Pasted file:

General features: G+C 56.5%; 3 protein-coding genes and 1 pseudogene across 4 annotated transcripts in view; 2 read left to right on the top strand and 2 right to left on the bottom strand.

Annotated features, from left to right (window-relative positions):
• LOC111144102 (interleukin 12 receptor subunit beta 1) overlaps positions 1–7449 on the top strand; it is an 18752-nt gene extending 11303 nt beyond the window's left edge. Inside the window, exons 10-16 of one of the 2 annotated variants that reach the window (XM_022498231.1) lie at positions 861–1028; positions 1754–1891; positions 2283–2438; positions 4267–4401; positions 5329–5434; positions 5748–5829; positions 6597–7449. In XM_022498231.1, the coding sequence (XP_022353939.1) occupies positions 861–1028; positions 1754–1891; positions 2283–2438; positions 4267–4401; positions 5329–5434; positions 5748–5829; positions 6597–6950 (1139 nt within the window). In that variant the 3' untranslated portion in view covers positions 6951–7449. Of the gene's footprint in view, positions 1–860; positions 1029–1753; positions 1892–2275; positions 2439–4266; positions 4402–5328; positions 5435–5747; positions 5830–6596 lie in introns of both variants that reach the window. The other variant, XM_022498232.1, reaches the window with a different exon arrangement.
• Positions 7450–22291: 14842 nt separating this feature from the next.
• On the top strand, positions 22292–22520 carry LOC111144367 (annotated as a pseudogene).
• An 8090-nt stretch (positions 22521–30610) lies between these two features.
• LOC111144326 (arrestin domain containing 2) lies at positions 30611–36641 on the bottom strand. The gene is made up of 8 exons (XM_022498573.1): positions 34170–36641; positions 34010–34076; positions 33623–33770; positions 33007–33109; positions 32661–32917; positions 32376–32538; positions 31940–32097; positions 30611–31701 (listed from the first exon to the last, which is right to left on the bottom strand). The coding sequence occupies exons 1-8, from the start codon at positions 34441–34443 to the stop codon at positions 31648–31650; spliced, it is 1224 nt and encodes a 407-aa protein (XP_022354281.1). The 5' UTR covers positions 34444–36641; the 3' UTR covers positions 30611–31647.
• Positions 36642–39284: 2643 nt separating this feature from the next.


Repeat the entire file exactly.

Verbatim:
General features: G+C 56.5%; 3 protein-coding genes and 1 pseudogene across 4 annotated transcripts in view; 2 read left to right on the top strand and 2 right to left on the bottom strand.

Annotated features, from left to right (window-relative positions):
• LOC111144102 (interleukin 12 receptor subunit beta 1) overlaps positions 1–7449 on the top strand; it is an 18752-nt gene extending 11303 nt beyond the window's left edge. Inside the window, exons 10-16 of one of the 2 annotated variants that reach the window (XM_022498231.1) lie at positions 861–1028; positions 1754–1891; positions 2283–2438; positions 4267–4401; positions 5329–5434; positions 5748–5829; positions 6597–7449. In XM_022498231.1, the coding sequence (XP_022353939.1) occupies positions 861–1028; positions 1754–1891; positions 2283–2438; positions 4267–4401; positions 5329–5434; positions 5748–5829; positions 6597–6950 (1139 nt within the window). In that variant the 3' untranslated portion in view covers positions 6951–7449. Of the gene's footprint in view, positions 1–860; positions 1029–1753; positions 1892–2275; positions 2439–4266; positions 4402–5328; positions 5435–5747; positions 5830–6596 lie in introns of both variants that reach the window. The other variant, XM_022498232.1, reaches the window with a different exon arrangement.
• Positions 7450–22291: 14842 nt separating this feature from the next.
• On the top strand, positions 22292–22520 carry LOC111144367 (annotated as a pseudogene).
• An 8090-nt stretch (positions 22521–30610) lies between these two features.
• LOC111144326 (arrestin domain containing 2) lies at positions 30611–36641 on the bottom strand. The gene is made up of 8 exons (XM_022498573.1): positions 34170–36641; positions 34010–34076; positions 33623–33770; positions 33007–33109; positions 32661–32917; positions 32376–32538; positions 31940–32097; positions 30611–31701 (listed from the first exon to the last, which is right to left on the bottom strand). The coding sequence occupies exons 1-8, from the start codon at positions 34441–34443 to the stop codon at positions 31648–31650; spliced, it is 1224 nt and encodes a 407-aa protein (XP_022354281.1). The 5' UTR covers positions 34444–36641; the 3' UTR covers positions 30611–31647.
• Positions 36642–39284: 2643 nt separating this feature from the next.